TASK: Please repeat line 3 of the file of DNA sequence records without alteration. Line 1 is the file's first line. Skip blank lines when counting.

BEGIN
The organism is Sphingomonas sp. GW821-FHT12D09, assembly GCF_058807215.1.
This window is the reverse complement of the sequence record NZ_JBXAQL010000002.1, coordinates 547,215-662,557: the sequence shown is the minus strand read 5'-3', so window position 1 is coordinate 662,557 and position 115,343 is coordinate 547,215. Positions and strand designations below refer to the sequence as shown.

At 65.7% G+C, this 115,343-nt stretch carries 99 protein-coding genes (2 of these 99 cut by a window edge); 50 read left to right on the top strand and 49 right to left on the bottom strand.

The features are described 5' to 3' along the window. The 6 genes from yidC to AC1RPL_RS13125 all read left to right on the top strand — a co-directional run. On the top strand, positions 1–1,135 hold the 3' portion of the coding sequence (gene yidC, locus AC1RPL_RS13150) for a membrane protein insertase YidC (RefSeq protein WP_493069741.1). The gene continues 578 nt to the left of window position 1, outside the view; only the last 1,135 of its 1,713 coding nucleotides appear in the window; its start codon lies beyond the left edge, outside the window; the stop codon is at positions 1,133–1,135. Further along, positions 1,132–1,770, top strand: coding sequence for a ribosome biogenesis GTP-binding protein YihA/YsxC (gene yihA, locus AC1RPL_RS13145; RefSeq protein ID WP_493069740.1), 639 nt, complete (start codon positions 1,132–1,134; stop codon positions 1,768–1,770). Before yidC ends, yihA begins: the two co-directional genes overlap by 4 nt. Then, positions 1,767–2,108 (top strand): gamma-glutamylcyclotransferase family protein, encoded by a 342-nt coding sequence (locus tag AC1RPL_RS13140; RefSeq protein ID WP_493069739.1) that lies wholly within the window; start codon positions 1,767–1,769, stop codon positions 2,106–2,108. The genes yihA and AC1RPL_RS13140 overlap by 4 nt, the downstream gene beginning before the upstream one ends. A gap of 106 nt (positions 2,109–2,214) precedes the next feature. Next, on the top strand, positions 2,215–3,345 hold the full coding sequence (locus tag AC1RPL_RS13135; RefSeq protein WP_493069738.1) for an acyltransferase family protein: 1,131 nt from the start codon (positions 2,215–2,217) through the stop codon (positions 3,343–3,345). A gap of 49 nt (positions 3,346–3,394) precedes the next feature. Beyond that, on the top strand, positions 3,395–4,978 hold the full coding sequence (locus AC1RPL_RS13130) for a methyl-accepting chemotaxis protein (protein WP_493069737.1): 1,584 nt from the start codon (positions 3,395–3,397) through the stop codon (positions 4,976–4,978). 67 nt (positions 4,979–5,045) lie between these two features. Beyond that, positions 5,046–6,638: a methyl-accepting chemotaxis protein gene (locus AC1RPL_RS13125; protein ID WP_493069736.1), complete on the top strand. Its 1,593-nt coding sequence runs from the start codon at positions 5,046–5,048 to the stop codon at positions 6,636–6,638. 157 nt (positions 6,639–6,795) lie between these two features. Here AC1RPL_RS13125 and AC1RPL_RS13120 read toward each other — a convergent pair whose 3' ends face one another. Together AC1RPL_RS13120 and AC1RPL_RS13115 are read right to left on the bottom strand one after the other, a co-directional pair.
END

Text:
At 65.7% G+C, this 115,343-nt stretch carries 99 protein-coding genes (2 of these 99 cut by a window edge); 50 read left to right on the top strand and 49 right to left on the bottom strand.